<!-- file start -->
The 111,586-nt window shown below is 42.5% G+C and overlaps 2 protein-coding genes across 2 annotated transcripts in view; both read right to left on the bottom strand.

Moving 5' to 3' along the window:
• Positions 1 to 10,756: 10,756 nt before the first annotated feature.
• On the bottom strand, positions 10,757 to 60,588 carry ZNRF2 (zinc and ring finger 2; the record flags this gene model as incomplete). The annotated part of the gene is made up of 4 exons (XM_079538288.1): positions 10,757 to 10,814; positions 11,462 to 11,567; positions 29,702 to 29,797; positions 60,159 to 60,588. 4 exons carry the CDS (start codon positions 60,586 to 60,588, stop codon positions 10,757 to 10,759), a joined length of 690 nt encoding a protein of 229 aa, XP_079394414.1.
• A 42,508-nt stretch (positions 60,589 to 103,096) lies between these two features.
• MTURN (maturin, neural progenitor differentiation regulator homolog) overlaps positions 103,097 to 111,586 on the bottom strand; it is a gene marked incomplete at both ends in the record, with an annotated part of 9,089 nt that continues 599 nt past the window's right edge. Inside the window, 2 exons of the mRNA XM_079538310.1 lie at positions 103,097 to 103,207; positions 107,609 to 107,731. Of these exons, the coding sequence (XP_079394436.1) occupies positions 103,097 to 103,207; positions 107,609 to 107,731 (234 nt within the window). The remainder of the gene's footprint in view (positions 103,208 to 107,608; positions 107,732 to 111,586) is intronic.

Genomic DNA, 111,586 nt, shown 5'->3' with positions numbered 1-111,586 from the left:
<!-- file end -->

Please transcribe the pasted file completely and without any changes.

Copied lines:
The 111,586-nt window shown below is 42.5% G+C and overlaps 2 protein-coding genes across 2 annotated transcripts in view; both read right to left on the bottom strand.

Moving 5' to 3' along the window:
• Positions 1 to 10,756: 10,756 nt before the first annotated feature.
• On the bottom strand, positions 10,757 to 60,588 carry ZNRF2 (zinc and ring finger 2; the record flags this gene model as incomplete). The annotated part of the gene is made up of 4 exons (XM_079538288.1): positions 10,757 to 10,814; positions 11,462 to 11,567; positions 29,702 to 29,797; positions 60,159 to 60,588. 4 exons carry the CDS (start codon positions 60,586 to 60,588, stop codon positions 10,757 to 10,759), a joined length of 690 nt encoding a protein of 229 aa, XP_079394414.1.
• A 42,508-nt stretch (positions 60,589 to 103,096) lies between these two features.
• MTURN (maturin, neural progenitor differentiation regulator homolog) overlaps positions 103,097 to 111,586 on the bottom strand; it is a gene marked incomplete at both ends in the record, with an annotated part of 9,089 nt that continues 599 nt past the window's right edge. Inside the window, 2 exons of the mRNA XM_079538310.1 lie at positions 103,097 to 103,207; positions 107,609 to 107,731. Of these exons, the coding sequence (XP_079394436.1) occupies positions 103,097 to 103,207; positions 107,609 to 107,731 (234 nt within the window). The remainder of the gene's footprint in view (positions 103,208 to 107,608; positions 107,732 to 111,586) is intronic.

Genomic DNA, 111,586 nt, shown 5'->3' with positions numbered 1-111,586 from the left: